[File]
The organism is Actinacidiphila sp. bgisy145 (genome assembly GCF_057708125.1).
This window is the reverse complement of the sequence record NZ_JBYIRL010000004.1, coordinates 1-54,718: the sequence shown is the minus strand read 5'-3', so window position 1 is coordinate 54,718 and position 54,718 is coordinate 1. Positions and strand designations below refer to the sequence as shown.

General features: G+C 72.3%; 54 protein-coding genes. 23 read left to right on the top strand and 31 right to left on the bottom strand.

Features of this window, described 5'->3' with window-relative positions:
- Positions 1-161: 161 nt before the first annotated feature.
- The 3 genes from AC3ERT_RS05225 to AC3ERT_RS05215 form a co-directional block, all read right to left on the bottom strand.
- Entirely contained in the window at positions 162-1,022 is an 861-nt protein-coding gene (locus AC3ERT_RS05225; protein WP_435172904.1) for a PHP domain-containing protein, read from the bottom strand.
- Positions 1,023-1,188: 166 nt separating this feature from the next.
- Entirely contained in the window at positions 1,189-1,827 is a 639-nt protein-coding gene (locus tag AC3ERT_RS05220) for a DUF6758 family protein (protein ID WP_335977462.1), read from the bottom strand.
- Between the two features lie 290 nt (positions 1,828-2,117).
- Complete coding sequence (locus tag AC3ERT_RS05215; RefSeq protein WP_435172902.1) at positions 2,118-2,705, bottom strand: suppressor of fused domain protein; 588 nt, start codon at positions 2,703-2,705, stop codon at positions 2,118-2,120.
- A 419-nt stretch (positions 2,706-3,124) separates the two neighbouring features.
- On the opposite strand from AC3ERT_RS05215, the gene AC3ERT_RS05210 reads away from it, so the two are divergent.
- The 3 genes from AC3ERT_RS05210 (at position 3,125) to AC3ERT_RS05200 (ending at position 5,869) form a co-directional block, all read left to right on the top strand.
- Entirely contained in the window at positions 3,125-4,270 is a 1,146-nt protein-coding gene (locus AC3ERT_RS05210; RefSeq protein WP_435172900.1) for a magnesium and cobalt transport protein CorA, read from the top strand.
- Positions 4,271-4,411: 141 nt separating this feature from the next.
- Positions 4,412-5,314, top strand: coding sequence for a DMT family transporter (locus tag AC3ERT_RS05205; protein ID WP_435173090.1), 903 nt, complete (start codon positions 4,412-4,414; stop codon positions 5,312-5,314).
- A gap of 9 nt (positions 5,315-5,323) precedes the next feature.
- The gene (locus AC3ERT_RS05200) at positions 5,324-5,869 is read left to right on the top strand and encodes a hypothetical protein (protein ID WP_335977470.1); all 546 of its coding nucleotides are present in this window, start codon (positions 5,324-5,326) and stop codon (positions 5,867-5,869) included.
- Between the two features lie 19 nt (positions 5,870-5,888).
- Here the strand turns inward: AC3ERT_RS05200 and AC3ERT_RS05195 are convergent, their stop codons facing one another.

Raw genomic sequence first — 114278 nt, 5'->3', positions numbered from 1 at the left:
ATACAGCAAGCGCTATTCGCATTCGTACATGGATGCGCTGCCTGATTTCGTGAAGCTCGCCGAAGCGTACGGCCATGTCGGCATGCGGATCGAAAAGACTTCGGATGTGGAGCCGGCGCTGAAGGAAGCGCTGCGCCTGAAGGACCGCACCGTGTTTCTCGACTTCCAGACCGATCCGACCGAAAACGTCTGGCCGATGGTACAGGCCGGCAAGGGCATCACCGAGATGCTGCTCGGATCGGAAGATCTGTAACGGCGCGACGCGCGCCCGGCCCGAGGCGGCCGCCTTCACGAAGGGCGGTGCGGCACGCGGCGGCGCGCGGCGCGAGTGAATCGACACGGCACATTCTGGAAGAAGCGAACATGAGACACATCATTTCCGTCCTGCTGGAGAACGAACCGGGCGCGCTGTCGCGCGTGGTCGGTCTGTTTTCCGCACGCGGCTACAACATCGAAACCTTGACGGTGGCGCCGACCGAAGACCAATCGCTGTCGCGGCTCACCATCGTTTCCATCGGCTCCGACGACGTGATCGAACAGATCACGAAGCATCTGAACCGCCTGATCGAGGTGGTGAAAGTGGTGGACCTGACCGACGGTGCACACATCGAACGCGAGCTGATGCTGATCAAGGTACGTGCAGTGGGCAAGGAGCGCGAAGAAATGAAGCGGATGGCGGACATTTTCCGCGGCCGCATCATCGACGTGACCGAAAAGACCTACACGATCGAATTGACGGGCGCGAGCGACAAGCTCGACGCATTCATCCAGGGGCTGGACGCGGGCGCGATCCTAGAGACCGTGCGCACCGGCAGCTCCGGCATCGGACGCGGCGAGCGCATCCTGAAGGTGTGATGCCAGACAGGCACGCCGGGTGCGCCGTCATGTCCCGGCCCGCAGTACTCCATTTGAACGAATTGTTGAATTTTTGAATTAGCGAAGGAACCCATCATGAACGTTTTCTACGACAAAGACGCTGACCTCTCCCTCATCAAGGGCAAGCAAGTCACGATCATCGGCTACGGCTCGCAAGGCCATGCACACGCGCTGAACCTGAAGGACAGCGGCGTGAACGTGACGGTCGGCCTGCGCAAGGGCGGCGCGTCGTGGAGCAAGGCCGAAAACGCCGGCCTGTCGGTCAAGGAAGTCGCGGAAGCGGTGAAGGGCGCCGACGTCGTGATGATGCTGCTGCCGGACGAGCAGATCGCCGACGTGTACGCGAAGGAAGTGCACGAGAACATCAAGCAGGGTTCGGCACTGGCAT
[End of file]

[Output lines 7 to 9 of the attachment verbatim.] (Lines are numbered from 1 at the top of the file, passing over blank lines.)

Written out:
- Entirely contained in the window at positions 162-1,022 is an 861-nt protein-coding gene (locus AC3ERT_RS05225; protein WP_435172904.1) for a PHP domain-containing protein, read from the bottom strand.
- Positions 1,023-1,188: 166 nt separating this feature from the next.
- Entirely contained in the window at positions 1,189-1,827 is a 639-nt protein-coding gene (locus tag AC3ERT_RS05220) for a DUF6758 family protein (protein ID WP_335977462.1), read from the bottom strand.